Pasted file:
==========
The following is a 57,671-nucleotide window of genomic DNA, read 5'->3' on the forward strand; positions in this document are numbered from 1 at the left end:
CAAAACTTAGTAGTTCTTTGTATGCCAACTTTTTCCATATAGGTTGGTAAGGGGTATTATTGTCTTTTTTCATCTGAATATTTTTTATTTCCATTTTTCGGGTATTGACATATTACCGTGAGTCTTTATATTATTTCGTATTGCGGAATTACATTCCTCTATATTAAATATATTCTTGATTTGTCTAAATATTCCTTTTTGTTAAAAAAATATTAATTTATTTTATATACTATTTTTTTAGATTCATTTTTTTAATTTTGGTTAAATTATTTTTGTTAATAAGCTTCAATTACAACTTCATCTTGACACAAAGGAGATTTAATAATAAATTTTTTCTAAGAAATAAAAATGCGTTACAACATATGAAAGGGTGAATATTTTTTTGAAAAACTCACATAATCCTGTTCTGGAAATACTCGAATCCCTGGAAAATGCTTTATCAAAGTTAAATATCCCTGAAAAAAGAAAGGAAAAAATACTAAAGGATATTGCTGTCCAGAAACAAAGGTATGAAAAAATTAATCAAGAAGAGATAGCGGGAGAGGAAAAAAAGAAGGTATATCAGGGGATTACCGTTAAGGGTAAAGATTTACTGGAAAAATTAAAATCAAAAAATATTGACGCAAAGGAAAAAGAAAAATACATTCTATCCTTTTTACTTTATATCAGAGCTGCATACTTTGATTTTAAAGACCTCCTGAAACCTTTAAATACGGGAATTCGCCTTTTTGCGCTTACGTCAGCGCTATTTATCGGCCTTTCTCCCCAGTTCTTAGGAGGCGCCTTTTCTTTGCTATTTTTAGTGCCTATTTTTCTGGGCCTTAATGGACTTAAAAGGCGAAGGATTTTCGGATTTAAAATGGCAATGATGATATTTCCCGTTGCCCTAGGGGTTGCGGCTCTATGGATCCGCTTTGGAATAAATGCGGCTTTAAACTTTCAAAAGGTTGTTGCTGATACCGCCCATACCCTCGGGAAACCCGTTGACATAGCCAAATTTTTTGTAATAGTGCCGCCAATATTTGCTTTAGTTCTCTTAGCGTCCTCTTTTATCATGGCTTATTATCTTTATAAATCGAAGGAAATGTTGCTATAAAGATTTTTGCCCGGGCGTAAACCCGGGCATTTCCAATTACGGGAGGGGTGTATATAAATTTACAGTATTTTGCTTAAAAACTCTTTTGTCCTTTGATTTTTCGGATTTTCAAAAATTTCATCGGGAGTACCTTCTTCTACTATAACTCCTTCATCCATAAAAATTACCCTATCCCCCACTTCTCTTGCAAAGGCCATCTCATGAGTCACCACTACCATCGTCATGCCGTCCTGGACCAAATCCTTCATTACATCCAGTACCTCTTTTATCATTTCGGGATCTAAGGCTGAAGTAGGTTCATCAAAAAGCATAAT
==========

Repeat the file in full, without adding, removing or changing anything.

The following is a 57,671-nucleotide window of genomic DNA, read 5'->3' on the forward strand; positions in this document are numbered from 1 at the left end:
CAAAACTTAGTAGTTCTTTGTATGCCAACTTTTTCCATATAGGTTGGTAAGGGGTATTATTGTCTTTTTTCATCTGAATATTTTTTATTTCCATTTTTCGGGTATTGACATATTACCGTGAGTCTTTATATTATTTCGTATTGCGGAATTACATTCCTCTATATTAAATATATTCTTGATTTGTCTAAATATTCCTTTTTGTTAAAAAAATATTAATTTATTTTATATACTATTTTTTTAGATTCATTTTTTTAATTTTGGTTAAATTATTTTTGTTAATAAGCTTCAATTACAACTTCATCTTGACACAAAGGAGATTTAATAATAAATTTTTTCTAAGAAATAAAAATGCGTTACAACATATGAAAGGGTGAATATTTTTTTGAAAAACTCACATAATCCTGTTCTGGAAATACTCGAATCCCTGGAAAATGCTTTATCAAAGTTAAATATCCCTGAAAAAAGAAAGGAAAAAATACTAAAGGATATTGCTGTCCAGAAACAAAGGTATGAAAAAATTAATCAAGAAGAGATAGCGGGAGAGGAAAAAAAGAAGGTATATCAGGGGATTACCGTTAAGGGTAAAGATTTACTGGAAAAATTAAAATCAAAAAATATTGACGCAAAGGAAAAAGAAAAATACATTCTATCCTTTTTACTTTATATCAGAGCTGCATACTTTGATTTTAAAGACCTCCTGAAACCTTTAAATACGGGAATTCGCCTTTTTGCGCTTACGTCAGCGCTATTTATCGGCCTTTCTCCCCAGTTCTTAGGAGGCGCCTTTTCTTTGCTATTTTTAGTGCCTATTTTTCTGGGCCTTAATGGACTTAAAAGGCGAAGGATTTTCGGATTTAAAATGGCAATGATGATATTTCCCGTTGCCCTAGGGGTTGCGGCTCTATGGATCCGCTTTGGAATAAATGCGGCTTTAAACTTTCAAAAGGTTGTTGCTGATACCGCCCATACCCTCGGGAAACCCGTTGACATAGCCAAATTTTTTGTAATAGTGCCGCCAATATTTGCTTTAGTTCTCTTAGCGTCCTCTTTTATCATGGCTTATTATCTTTATAAATCGAAGGAAATGTTGCTATAAAGATTTTTGCCCGGGCGTAAACCCGGGCATTTCCAATTACGGGAGGGGTGTATATAAATTTACAGTATTTTGCTTAAAAACTCTTTTGTCCTTTGATTTTTCGGATTTTCAAAAATTTCATCGGGAGTACCTTCTTCTACTATAACTCCTTCATCCATAAAAATTACCCTATCCCCCACTTCTCTTGCAAAGGCCATCTCATGAGTCACCACTACCATCGTCATGCCGTCCTGGACCAAATCCTTCATTACATCCAGTACCTCTTTTATCATTTCGGGATCTAAGGCTGAAGTAGGTTCATCAAAAAGCATAAT